Now that we have a grass tile, let's add a water one. Find the "Tiles" palette and right-click on it. Select "Append Tile" and click just to the right of the grass tile. Now follow the same steps we used to make the grass tile, but use a dark blue as the base color. Making two tiles wasn't so bad!

Click on the "Map" tab in the map editor window, and you should see that the entire map is filled with the grass tile. Select the water tile from the tiles palette and draw a small lake or river or something. Of course, there aren't any border tiles from grass to water and back, so it won't look very realistic. But for now, that's okay.

The map is pretty much done, so click the little floppy disk toolbar button to save it. Make sure you're going to save the map in the "maps" subdirectory of your game directory and save it as 'field.rmp'. Close the map window, so that only the project window shows up. You may be wondering why the map isn't listed in the maps section on the project. When you save a file, the Sphere Editor doesn't immediately know that a new file may have been added to the project. Click Refresh under the Project menu, and a plus button will appear next to the maps section. If it didn't, you didn't save the map in the right place.

Creating a spriteset

Use the File | New menu to create a new spriteset. You should see a window with a bunch of directions and one frame in each direction. Spritesets in Sphere work in a different way than you may be used to. There are a list of images and each frame in a direction simply points to one of the images. Look for the "Spriteset Images" palette. There is only one blank image in it right now. Try going to the Edit tab and drawing a circle. Then go to the Base tab and draw a rectangle around the circle. The "base" of the sprite is the rectangle where it touches the ground. Think of it as the feet of a person. Sphere uses the base rectangle to figure out how the spriteset collides with other things on the map. If you want to go ahead and make other images, feel free. To add animation to your spriteset, right/click on a frame in the Frames view and Append a new one. Create a new image, assign it to the frame, and use the frame properties option in the right-click menu to assign a delay (in frames, usually 60 frames per second). Finally, save your spriteset and put it in the project, the same way you did with the map.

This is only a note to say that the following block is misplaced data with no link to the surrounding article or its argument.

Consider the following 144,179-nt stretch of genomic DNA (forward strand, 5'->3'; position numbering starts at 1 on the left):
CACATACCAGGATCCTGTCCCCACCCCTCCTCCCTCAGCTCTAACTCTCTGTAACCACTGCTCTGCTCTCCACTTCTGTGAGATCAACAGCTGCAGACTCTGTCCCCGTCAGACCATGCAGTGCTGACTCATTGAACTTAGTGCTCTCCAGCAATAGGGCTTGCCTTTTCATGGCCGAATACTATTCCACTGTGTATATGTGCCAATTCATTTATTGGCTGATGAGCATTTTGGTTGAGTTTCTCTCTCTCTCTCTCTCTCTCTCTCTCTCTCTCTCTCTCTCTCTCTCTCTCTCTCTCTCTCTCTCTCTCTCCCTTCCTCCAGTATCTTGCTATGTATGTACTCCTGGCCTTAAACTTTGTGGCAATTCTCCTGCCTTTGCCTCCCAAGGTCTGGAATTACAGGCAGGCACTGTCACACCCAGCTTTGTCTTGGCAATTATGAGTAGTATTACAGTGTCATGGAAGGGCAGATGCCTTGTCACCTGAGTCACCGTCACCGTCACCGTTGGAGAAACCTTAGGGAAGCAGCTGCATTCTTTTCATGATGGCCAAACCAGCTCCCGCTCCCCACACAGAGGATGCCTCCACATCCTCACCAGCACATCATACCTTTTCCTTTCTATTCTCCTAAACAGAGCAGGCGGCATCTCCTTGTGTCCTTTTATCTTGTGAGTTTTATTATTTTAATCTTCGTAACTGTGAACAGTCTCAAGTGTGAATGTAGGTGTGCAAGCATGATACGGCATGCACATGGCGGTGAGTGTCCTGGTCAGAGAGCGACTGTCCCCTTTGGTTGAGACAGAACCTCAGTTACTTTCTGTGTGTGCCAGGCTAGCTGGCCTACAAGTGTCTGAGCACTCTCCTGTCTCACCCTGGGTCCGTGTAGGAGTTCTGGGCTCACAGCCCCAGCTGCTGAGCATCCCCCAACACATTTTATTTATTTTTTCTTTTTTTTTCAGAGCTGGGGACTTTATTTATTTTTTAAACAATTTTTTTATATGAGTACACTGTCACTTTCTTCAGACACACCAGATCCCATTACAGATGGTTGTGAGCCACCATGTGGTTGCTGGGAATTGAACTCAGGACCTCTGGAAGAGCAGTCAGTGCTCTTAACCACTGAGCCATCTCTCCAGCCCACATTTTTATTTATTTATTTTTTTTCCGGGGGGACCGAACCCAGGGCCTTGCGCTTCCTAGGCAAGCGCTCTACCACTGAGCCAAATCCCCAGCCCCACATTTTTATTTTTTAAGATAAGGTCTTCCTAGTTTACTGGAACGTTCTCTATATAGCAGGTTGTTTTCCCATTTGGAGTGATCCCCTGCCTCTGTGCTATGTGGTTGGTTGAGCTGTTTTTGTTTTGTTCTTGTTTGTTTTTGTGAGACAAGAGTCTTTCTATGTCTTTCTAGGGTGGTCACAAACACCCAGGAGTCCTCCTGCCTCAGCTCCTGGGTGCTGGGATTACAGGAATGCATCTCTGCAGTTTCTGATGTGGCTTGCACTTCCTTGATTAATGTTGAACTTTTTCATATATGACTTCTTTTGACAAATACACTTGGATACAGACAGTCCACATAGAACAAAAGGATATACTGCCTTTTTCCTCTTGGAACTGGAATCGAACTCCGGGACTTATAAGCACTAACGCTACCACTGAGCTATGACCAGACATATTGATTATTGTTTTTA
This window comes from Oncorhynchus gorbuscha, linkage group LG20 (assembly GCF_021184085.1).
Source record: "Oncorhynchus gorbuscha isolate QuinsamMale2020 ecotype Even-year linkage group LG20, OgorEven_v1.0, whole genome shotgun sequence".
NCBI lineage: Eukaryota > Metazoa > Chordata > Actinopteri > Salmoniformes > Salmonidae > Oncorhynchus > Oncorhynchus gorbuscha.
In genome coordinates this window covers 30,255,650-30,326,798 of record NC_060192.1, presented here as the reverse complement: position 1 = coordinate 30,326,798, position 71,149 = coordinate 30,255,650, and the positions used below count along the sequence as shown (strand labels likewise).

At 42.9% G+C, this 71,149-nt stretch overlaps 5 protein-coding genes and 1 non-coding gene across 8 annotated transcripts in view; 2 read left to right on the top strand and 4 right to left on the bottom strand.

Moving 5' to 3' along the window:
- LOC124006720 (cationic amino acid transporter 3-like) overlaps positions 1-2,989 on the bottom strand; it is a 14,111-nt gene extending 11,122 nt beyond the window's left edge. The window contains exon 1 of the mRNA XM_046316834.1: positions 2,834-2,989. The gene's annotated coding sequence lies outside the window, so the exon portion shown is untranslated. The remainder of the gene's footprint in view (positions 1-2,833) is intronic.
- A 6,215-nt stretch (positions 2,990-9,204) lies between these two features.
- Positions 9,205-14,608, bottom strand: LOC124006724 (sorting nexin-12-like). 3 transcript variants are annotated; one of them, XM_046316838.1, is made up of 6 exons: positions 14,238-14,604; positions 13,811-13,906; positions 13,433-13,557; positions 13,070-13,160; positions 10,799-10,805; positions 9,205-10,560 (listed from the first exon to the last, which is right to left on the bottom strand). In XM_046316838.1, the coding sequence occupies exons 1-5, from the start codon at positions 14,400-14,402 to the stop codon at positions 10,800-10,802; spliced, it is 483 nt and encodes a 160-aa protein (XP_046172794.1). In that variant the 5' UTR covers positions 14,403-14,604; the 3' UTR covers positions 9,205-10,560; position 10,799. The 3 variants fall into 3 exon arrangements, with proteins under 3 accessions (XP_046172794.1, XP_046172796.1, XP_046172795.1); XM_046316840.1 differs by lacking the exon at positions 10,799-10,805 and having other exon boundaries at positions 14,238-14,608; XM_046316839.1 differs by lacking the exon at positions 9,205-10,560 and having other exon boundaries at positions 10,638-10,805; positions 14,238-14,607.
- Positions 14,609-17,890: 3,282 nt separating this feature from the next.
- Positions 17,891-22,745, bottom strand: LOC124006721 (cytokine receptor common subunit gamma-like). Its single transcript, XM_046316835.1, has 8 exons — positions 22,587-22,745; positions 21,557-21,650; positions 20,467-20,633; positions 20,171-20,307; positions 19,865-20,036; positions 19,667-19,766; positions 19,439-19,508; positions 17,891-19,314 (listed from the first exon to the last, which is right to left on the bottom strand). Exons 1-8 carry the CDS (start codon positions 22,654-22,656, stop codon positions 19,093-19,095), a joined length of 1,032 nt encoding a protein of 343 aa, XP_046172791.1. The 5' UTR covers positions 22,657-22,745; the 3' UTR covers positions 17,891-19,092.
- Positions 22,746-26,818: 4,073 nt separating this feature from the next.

Writing the game script

You can have all of the game files in the world ready, but how do you tell Sphere what to do with them? The answer to that question is by writing a script. Sphere uses JavaScript as a scripting language, so hopefully a few of you will already be somewhat familiar with it.

Right-click on Scripts in the project window, and then select Insert. Now make sure you're in the game's script directory, and type a filename (game.js, main.js, and startup.js are good choices for a game script). Now that the project has a new empty script, you'll want to tell Sphere that this script is the game script. Double-click on "Game Settings" in the project window and select your startup script. Click OK.

Now open up the startup script in the script editor. Looks like Notepad, eh? The first thing Sphere does when it starts your game is load the main script and call the game function. The simplest game function is as follows:

function game() {

This function does absolutely nothing.  :) A more useful game function is:

function game() {
	CreatePerson("aegis", "aegis.rss", false);
	MapEngine("field.rmp", 60);

The scope of this document doesn't cover how exactly how to script everything, but I'll try to explain what the above function does.

CreatePerson("aegis", "aegis.rss", false);

Creates a person named "aegis" using spriteset "aegis.rss". The third parameter, false, means that the entity will not be destroyed during map switches.


Attaches the input to the entity named "aegis." This allows you to move it around the map with the keyboard.


Attaches the camera to the entity so that, if possible, the entity will be shown in the center of the screen.

MapEngine("field.rmp", 60);

This starts the map engine at 60 frames per second, using "field.rmp" as the initial map.

Now save the script file, like you did with the map and the spriteset.


We have a working (albeit small) game! Click the lightning bolt in the editor's toolbar and walk around on the map a little. :)


By Chad Austin, adapted for the wiki. Additional material by Neo.